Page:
by Joe Bollig
KANSAS CITY, Kan. — When Father Steven Beseau of the Archdiocese of Kansas City in Kansas was installed as the new president and rector of the Pontifical College Josephinum in Columbus, Ohio, last October, he thought his greatest challenge would be getting to know people.
Little did he know.
This past December and January, Father Beseau began to hear about a new illness that had broken out in China and had spread to Europe.
“With friends who are from Italy and who live in Italy,” said Father Beseau, “I was much more up-to-date with what was going on there. I knew it would come to the United States at some point, but I was still not overly concerned that it would disrupt what we were doing.”
Things changed rapidly in March.
By then, decisions were being made on the city, state and national levels to deal with a rapidly spreading worldwide pandemic. Father Beseau and his leadership team had to make decisions, too.
The seminarians had been on a retreat from March 6-11, and afterwards, were allowed to go home. Then, on March 14, they received an email to return to the Josephinum.
“It was on March 10 that I made the decision to bring all the guys back on campus in lockdown,” said Father Beseau. “We would self-quarantine as a campus. Any professors uncomfortable teaching on campus could do it remotely.
“We would move the classes to larger rooms . . . so there would be plenty of social distancing. In the [dining hall], there would be three guys to a table. We thought that would work.”
Father Beseau was at one last meeting in Florida when it became apparent that even this wasn’t going to work.
“At about 2 a.m. . . . on March 14, I woke up and realized, ‘Nope, we have to send the guys home,’” said Father Beseau.
“We thought that this virus was so contagious everyone is going to get it,” he added. “We didn’t have the capabilities here to take care of 20, 30 or 40 guys getting violently ill. And some families were nervous about having their sons so far from home.”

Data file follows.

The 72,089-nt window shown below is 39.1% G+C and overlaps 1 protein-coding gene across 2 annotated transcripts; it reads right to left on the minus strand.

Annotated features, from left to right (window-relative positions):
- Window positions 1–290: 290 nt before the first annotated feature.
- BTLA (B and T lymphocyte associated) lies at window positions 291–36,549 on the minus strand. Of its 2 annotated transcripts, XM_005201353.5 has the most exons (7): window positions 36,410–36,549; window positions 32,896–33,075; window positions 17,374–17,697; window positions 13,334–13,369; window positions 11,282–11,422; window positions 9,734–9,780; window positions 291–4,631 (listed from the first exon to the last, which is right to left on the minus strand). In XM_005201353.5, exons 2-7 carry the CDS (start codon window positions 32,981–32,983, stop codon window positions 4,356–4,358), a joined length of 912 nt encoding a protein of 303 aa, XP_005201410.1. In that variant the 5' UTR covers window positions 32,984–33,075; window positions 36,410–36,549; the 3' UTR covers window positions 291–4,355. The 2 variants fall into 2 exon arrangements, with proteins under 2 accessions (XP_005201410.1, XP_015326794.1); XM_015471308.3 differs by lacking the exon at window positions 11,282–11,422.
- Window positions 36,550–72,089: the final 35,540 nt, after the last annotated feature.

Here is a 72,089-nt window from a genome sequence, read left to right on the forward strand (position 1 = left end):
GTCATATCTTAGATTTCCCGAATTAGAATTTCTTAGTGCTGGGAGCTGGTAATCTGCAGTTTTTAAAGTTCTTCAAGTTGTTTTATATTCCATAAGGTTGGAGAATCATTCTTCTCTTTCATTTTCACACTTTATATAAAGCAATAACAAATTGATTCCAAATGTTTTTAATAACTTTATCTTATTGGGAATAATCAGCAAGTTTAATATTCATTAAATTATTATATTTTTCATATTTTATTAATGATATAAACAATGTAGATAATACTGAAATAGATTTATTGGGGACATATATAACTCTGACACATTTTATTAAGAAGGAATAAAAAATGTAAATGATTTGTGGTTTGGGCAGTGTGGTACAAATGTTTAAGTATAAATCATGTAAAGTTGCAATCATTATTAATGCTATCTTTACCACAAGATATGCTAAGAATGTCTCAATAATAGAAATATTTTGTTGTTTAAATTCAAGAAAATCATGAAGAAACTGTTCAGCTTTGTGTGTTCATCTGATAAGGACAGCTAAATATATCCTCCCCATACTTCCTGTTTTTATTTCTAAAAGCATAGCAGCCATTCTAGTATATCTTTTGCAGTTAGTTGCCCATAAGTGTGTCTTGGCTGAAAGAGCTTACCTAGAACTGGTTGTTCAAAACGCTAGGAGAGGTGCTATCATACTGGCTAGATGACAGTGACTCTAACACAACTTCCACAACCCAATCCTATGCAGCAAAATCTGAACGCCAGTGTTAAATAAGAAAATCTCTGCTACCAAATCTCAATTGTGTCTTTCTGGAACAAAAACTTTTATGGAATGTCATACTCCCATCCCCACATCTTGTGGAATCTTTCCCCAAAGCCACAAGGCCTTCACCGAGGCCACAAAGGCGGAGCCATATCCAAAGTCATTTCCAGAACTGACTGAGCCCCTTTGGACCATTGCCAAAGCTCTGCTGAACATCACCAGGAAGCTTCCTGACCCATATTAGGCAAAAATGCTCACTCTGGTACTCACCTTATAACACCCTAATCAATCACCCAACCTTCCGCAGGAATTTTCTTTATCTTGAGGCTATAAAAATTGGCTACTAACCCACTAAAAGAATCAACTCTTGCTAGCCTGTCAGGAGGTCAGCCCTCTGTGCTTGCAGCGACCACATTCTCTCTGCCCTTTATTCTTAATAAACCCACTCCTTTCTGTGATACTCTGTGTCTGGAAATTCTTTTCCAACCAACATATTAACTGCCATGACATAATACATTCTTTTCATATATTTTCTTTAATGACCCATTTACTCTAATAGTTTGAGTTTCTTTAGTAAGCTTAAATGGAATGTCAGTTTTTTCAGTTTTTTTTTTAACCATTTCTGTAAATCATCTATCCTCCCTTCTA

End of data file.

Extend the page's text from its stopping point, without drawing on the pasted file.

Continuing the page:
The “exile” was announced right after night prayer on the same day the seminarians had returned.
“Father Beseau held a rector’s conference with all of us in the main chapel,” said Douglas C. Hess, a third-year seminarian from the Diocese of Birmingham, Alabama. “He just laid everything out. The communication was, on our end, excellent, and much appreciated. He laid everything out on a timeline . . . and was relaying it to us, and what it meant for us.”
Seven seminarians — men from Ghana, Uganda and Rwanda — and five priests remained at the seminary. So, too, did Father Beseau.
Arrangements were made for the seminarians to continue their studies remotely. The seminary’s technology department swung into action and helped professors adapt their lessons from classroom to remote instruction.
The seminarians themselves were asked to establish a place at home for prayer and study, and to maintain a prayer schedule. Classes via the internet resumed on March 23.
The seminarians and priests at the seminary had, for the first time in decades, a full schedule of Holy Week liturgies. Normally, everyone would have been home during Holy Week and Easter.
“Father Beseau has continued to email the entire community with updates . . . with encouragements and prayers for us, keeping us connected as a community,” said Hess.
“It’s been awesome to see him maintain that leadership over the entire community, pastoral as well as administrative, doing a good job with communication, which is exactly what you want with a rector,” he added. “You want a pastoral father who is also making sure everything is flowing as smoothly as it can in this situation. He makes sure we’re connecting with our formators and spiritual directors.”
There is no instruction manual on how to run a seminary during a pandemic. Even so, the Josephinum has managed. It has a history of going through tough times and difficult transitions.
“It’s been a very challenging time,” said Father Beseau. “We have overcome that initial experience of being in a new reality. It was not so much difficult as odd.”
Oddly, the seminary is nearly empty, but he isn’t coasting.
“A rector’s [typical] day is just filled with appointments and meetings and preparation for talks,” said Father Beseau. “I just cleared my calendar — I went through my calendar and deleted almost everything for a month.
“At that point I thought, ‘Wow, this is going to be great.’
“I even went to the library and checked out 10 or 15 books. I could finally read — and what a great time!”
But it was not to be. Even during a pandemic, apparently, a rector’s work is never done.
“My calendar,” he said, “had never been emptier.
“But I’ve never felt as busy!”